The Republican State Committee expects a bruising fight over its leadership Thursday night, with the vote for chairman still too close to call between the handpicked candidate of former senator Scott Brown and a conservative challenger.
Massachusetts Republicans, chastened by their losses in November, remain bitterly divided over the direction of their party, even as they face another special election to US Senate, following John F. Kerry’s exit to become secretary of state.
Even with a June 25 date set for the special election and a primary beginning to take shape on the Democratic side, Brown has not signaled whether he will try to reclaim a seat in the Senate, as many Republicans hope. His campaign spokesman, who has not responded to requests for comment about the chairmanship over the past month, did not respond Wednesday.
But Brown could have a considerable advantage if an ally controls the purse strings of the state party, for which he raised significant sums of money during his reelection campaign. The state GOP ended November with $837,051 left in its US account, according to the Federal Election Commission.
Since last month, Brown has been trying to help elect his campaign’s deputy finance director, Kirsten Hughes, as party leader. Brown has been making calls on her behalf in recent weeks, and urging members to vote for her. Until Wednesday, Hughes’s list of endorsements still lagged behind her rival, Pepperell businessman Rick Green.
But with only a handful of votes up for grabs, each candidate is still trying to peel off crucial supporters from the 80 members of the state committee who vote for chairman. Each campaign is expected to stage a demonstration of signholders outside the Crowne Plaza in Natick, before holding receptions to woo potential supporters before the meeting starts.
Activists for both sides see this as a critical juncture for the state GOP, which saw its hopes elevated by Brown’s 2010 special election win, then dashed by his defeat in November. Will the party follow the centrist course charted by Brown and his predecessors who found success in liberal Massachusetts in years past? Or will conservative activists try to push the party to the right? Many state Republicans complain their leaders use the party for their own political gain and fail to foster it in a way that will produce other viable candidacies.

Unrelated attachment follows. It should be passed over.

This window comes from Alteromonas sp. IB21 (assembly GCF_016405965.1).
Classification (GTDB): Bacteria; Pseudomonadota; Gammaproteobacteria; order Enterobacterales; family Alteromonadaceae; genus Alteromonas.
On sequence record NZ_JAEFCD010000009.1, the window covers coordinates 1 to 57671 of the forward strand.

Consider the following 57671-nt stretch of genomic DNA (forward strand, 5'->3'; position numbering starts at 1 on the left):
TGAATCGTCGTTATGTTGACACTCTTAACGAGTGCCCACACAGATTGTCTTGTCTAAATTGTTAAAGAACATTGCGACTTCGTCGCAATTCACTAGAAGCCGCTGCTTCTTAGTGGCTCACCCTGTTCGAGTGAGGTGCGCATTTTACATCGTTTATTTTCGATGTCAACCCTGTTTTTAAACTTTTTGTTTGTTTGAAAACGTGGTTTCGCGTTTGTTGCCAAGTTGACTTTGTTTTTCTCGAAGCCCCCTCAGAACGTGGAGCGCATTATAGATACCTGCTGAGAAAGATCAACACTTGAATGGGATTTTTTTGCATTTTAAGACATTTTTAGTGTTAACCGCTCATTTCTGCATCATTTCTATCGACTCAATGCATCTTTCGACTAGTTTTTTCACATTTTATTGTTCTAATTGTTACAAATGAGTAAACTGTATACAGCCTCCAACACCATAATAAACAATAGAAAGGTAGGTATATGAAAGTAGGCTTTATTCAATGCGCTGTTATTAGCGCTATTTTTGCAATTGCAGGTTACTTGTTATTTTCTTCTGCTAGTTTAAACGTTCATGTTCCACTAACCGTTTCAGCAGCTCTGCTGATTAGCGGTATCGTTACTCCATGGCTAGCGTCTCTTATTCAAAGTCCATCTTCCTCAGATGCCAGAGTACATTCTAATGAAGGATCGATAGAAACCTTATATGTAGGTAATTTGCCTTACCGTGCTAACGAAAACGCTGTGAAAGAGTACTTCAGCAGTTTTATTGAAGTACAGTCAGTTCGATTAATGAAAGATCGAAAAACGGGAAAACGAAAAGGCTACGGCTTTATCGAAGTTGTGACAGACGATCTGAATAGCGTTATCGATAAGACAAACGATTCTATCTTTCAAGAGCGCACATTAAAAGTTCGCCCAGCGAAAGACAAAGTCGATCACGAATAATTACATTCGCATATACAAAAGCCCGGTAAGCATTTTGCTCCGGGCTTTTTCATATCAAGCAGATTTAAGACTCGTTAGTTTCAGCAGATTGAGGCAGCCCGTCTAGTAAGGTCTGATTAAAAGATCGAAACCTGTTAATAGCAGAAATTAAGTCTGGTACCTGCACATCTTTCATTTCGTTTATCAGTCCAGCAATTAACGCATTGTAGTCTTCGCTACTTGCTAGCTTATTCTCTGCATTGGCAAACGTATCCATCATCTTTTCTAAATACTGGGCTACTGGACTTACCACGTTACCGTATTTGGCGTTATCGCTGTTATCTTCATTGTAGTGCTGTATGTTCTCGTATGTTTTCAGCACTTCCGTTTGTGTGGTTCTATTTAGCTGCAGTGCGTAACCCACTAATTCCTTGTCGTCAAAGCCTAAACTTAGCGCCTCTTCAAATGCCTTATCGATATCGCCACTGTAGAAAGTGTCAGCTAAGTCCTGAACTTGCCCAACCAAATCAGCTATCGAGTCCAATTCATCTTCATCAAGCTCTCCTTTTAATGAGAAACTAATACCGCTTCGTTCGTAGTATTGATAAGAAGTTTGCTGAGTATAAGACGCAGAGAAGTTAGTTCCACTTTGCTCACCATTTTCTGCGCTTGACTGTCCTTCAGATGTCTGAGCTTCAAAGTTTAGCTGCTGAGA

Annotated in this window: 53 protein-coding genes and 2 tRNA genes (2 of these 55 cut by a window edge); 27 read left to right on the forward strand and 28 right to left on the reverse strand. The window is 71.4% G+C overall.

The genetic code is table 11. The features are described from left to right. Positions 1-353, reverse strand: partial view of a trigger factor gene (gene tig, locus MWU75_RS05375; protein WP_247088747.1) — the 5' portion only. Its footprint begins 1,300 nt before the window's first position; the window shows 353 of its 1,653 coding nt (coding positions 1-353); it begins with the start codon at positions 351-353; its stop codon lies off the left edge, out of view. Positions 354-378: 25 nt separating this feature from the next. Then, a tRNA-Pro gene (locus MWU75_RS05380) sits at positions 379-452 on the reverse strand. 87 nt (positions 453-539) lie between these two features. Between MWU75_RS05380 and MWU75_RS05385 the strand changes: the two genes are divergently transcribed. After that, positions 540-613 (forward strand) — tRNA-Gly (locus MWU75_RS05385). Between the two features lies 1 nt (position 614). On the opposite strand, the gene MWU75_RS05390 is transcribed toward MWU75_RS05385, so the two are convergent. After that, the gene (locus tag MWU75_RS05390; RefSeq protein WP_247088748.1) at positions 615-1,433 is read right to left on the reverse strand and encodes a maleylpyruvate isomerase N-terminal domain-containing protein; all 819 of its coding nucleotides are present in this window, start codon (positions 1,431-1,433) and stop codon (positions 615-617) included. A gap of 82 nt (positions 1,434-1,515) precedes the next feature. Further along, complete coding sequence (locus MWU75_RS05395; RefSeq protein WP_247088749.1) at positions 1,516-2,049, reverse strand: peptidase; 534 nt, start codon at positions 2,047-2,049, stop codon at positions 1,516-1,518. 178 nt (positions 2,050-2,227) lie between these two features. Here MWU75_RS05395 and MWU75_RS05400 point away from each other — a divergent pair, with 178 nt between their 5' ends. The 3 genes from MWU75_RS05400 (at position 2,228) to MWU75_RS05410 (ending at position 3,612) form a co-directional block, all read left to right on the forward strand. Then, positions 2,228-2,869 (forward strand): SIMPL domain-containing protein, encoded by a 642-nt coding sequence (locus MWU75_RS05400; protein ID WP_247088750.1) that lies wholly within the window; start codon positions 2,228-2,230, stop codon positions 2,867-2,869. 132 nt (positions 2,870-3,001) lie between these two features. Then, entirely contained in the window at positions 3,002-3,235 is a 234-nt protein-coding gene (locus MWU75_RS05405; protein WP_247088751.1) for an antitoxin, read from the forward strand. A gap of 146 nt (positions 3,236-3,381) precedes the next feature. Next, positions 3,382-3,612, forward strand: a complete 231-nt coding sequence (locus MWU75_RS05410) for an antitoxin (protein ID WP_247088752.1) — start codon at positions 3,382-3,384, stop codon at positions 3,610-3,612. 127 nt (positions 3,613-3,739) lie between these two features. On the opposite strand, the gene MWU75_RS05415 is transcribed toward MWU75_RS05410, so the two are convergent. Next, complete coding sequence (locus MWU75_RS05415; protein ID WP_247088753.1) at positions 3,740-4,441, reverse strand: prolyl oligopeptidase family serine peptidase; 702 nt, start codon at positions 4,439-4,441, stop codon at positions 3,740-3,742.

“Just coming from our camp’s perspective, the race has always been about trying to change the direction of the Massachusetts Republican Party,” said state Representative Ryan C. Fattman of Sutton, who serves as Green’s campaign chairman. “That long-term approach dedicated to building the party from the bottom up and making sure that we make the right investments now so that they pay dividends in the future.”
Hughes, 35, is a lawyer who worked for the Massachusetts GOP, running the 2010 state convention and serving as political field director. She was also elected to the City Council last year in the Democratic stronghold of Quincy.
Hughes is running on an inclusive, “big-tent” approach to the party, telling state committee members in an introductory letter that the party’s divisions are caused by “those who would impose an ideological litmus test.”
“Look, I am a Republican in Massachusetts. Our numbers are small as it is,” Hughes said in an interview Wednesday. “At the end of the day, the chairman’s job is not to parse ideology. It’s to elect more Republicans.”
Green, 42, has picked up support from libertarians and Tea Party members, and conservatives alienated by Brown’s focus on bipartisanship in his unsuccessful reelection bid. Green is also a founder of the Massachusetts Fiscal Alliance, a nonprofit that became a prominent conservative voice in the last year. Among the group’s leadership team is onetime party chairman Jim Rappaport, a wealthy businessman who made waves by challenging Kerry Healey in a primary to become Mitt Romney’s running mate for governor in 2002.
The campaigns for Green and Hughes have been sparring online, with supporters for each posting increasingly heated missives on the website www.redmassgroup.com.
Hughes’s detractors questioned her devotion to the party, noting that although she registered as a Republican in Quincy in 1998, she didn’t begin voting there until 2009. She said she voted in 2004 and 2008 in New York, where she had been pursuing a career.
Green was not a registered Republican himself until 2010, voter registration data shows in his hometown.
According to the Pepperell town clerk’s office, Green first registered to vote in 2003, without picking a party, before he registered as a Republican in 2010.
“I’ve only ever voted for Republicans in my entire voting life — from the time I was 18,” Green said in an interview.
Green also rejected criticism that he or his organization favored certain Republicans over others, tacking toward more conservative candidates.
“If elected chairman, I am committed to electing Republicans at all levels – from selectperson and school committee through state and local candidates, Congress and US Senate,” Green said.
The party’s leader will succeed Robert A. Maginn Jr., an ally of former governor Mitt Romney, who proved a controversial figure as head of the party last year. Soon after his election, the Globe reported that Maginn had contributed to Governor Deval Patrick’s reelection. He also hired several former GOP operatives as consultants to his software company while they served as unpaid advisers to the party.